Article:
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A New Zealander in New England

Māori Fulbright Scholar Will Flavell finds common ground in Massachusetts

Although Fulbright scholar Dr. Will Flavell comes from halfway around the world, his work focuses on the indigenous people who have a long history here in Massachusetts. A Māori researcher from Tāmaki Makaurau, Aotearoa (Māori for Auckland, New Zealand), Flavell is studying language, culture, and identity in the schooling experiences of Native American youth in Massachusetts, first at the UMass Boston campus, then at UMass Amherst. We spoke to him about his work, his findings so far, and what has surprised him about life in a different hemisphere.

Tell us about your work.

My research project here in Massachusetts is looking at the schooling experiences of Native American youth. So, for example, can they see their culture, language, and identity featured in their classroom experiences? I’ll be interviewing a range of 18- to 24-year-olds and asking them to reflect back on their high school experiences. Once I understand a little bit more about their schooling experiences, I want to compare that to my work as an educator with indigenous youth in New Zealand and see if there are similarities or any differences between the indigenous young people here and in New Zealand.

What made you decide to come to Massachusetts specifically?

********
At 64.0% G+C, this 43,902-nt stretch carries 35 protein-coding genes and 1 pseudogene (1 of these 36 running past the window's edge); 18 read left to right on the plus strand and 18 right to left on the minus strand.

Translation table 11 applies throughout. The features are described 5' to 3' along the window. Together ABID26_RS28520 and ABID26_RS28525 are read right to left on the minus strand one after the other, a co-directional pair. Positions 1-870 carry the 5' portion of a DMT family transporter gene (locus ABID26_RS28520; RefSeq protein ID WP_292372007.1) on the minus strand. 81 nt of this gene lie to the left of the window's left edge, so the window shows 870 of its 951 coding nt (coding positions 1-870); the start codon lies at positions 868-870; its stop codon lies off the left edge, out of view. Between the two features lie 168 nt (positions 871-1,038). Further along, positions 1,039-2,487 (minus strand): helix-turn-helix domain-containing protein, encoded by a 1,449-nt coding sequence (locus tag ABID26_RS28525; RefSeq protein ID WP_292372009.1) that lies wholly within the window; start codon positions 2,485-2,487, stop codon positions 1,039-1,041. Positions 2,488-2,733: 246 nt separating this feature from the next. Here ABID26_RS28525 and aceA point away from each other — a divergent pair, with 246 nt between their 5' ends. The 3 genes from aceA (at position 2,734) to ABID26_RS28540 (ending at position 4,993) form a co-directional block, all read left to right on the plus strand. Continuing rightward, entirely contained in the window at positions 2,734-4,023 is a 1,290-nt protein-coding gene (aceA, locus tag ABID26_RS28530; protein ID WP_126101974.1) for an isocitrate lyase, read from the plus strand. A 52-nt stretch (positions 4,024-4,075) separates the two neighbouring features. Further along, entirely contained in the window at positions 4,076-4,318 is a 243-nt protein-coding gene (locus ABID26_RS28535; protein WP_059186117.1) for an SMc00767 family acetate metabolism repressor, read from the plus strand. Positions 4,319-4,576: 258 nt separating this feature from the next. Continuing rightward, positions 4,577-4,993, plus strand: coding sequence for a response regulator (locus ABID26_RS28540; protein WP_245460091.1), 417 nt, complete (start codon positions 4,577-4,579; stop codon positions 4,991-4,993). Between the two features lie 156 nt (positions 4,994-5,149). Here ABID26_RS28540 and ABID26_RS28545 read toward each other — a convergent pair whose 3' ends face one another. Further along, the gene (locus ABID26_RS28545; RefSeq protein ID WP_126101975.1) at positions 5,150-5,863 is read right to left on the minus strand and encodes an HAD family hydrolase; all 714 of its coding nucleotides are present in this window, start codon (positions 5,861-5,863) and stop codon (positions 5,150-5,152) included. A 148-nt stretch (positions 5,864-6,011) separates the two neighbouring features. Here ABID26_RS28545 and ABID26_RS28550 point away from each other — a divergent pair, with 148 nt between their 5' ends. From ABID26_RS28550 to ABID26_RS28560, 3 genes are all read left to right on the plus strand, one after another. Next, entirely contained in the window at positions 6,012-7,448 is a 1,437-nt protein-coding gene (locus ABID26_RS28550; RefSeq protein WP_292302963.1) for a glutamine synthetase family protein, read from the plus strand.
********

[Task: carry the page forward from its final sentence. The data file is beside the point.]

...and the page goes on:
I’ve been to the States two times prior, but I had never been to Massachusetts before, and a friend of mine who works with the different colleges in the Amherst area suggested I come to UMass Amherst. I also recognized there was another UMass campus in Boston. So I thought, okay, maybe I could get away with going to both campuses. 

I like the idea of public research universities, so I wanted to go to a university that a lot of people from the area attend. You see that those who live in Massachusetts, who are from Massachusetts, will go to UMass Amherst or Boston, and will contribute back to their local communities. I like that. Also, I like the idea that many of the students may be the first in their family to attend university.

Will Flavell standing in front of the University of Massachusetts flagship campus sign in the snow

Do you have any particular events you’ll be doing or classes you’ll be working with at UMass Amherst?

My key contact there is [Provost] Professor Sonya Atalay, who is in the anthropology department. Professor Atalay specializes in the repatriation of Native American artifacts that are still in museums, with the aim of bringing them back to their homelands. Interestingly, many Māori artifacts are stored away in American museums.

I also plan to do some guest lectures at UMass Amherst. For example, we’ll talk about the current education issues young Māori indigenous New Zealanders face, and some of the work we’ve been doing to support Māori learners in education.

Are there any highlights of what you’ve learned so far about the experiences of indigenous young people in Massachusetts?